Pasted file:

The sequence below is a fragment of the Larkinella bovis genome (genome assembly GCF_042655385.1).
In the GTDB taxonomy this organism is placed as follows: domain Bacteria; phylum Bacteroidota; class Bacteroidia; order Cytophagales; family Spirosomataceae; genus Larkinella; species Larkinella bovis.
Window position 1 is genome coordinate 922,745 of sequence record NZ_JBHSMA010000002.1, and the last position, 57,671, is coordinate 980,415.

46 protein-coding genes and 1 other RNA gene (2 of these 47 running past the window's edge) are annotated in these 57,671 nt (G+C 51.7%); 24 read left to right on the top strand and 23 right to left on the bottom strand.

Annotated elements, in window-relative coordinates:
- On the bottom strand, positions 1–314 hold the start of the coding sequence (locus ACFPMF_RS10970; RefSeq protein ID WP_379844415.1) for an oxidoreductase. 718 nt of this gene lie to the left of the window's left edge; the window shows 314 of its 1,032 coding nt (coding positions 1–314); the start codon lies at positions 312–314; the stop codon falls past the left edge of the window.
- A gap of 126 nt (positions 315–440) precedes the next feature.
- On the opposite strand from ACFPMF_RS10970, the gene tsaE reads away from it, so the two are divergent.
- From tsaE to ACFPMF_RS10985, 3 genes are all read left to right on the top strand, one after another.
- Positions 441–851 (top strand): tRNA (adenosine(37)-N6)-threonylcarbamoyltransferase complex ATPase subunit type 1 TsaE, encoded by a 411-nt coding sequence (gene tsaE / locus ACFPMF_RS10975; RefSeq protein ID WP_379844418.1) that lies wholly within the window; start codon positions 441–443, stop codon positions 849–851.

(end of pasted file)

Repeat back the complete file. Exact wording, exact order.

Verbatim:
The sequence below is a fragment of the Larkinella bovis genome (genome assembly GCF_042655385.1).
In the GTDB taxonomy this organism is placed as follows: domain Bacteria; phylum Bacteroidota; class Bacteroidia; order Cytophagales; family Spirosomataceae; genus Larkinella; species Larkinella bovis.
Window position 1 is genome coordinate 922,745 of sequence record NZ_JBHSMA010000002.1, and the last position, 57,671, is coordinate 980,415.

46 protein-coding genes and 1 other RNA gene (2 of these 47 running past the window's edge) are annotated in these 57,671 nt (G+C 51.7%); 24 read left to right on the top strand and 23 right to left on the bottom strand.

Annotated elements, in window-relative coordinates:
- On the bottom strand, positions 1–314 hold the start of the coding sequence (locus ACFPMF_RS10970; RefSeq protein ID WP_379844415.1) for an oxidoreductase. 718 nt of this gene lie to the left of the window's left edge; the window shows 314 of its 1,032 coding nt (coding positions 1–314); the start codon lies at positions 312–314; the stop codon falls past the left edge of the window.
- A gap of 126 nt (positions 315–440) precedes the next feature.
- On the opposite strand from ACFPMF_RS10970, the gene tsaE reads away from it, so the two are divergent.
- From tsaE to ACFPMF_RS10985, 3 genes are all read left to right on the top strand, one after another.
- Positions 441–851 (top strand): tRNA (adenosine(37)-N6)-threonylcarbamoyltransferase complex ATPase subunit type 1 TsaE, encoded by a 411-nt coding sequence (gene tsaE / locus ACFPMF_RS10975; RefSeq protein ID WP_379844418.1) that lies wholly within the window; start codon positions 441–443, stop codon positions 849–851.